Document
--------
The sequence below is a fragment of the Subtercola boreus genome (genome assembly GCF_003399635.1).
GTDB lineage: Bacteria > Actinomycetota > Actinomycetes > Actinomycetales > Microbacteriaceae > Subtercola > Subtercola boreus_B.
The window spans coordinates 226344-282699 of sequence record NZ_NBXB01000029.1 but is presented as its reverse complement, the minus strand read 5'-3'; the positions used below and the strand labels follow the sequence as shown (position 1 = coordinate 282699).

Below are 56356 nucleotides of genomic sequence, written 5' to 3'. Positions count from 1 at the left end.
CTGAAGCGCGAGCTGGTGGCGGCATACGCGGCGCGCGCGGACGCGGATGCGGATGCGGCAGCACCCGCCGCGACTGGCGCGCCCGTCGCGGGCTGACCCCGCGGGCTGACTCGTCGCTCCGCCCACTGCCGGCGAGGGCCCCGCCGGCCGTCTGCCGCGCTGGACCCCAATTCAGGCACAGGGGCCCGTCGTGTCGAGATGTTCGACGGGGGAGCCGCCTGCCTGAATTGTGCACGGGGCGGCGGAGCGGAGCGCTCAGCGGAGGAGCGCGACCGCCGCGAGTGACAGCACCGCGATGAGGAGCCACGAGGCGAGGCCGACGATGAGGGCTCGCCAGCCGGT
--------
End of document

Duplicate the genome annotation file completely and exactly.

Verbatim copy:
The sequence below is a fragment of the Subtercola boreus genome (genome assembly GCF_003399635.1).
GTDB lineage: Bacteria > Actinomycetota > Actinomycetes > Actinomycetales > Microbacteriaceae > Subtercola > Subtercola boreus_B.
The window spans coordinates 226344-282699 of sequence record NZ_NBXB01000029.1 but is presented as its reverse complement, the minus strand read 5'-3'; the positions used below and the strand labels follow the sequence as shown (position 1 = coordinate 282699).

Below are 56356 nucleotides of genomic sequence, written 5' to 3'. Positions count from 1 at the left end.
CTGAAGCGCGAGCTGGTGGCGGCATACGCGGCGCGCGCGGACGCGGATGCGGATGCGGCAGCACCCGCCGCGACTGGCGCGCCCGTCGCGGGCTGACCCCGCGGGCTGACTCGTCGCTCCGCCCACTGCCGGCGAGGGCCCCGCCGGCCGTCTGCCGCGCTGGACCCCAATTCAGGCACAGGGGCCCGTCGTGTCGAGATGTTCGACGGGGGAGCCGCCTGCCTGAATTGTGCACGGGGCGGCGGAGCGGAGCGCTCAGCGGAGGAGCGCGACCGCCGCGAGTGACAGCACCGCGATGAGGAGCCACGAGGCGAGGCCGACGATGAGGGCTCGCCAGCCGGT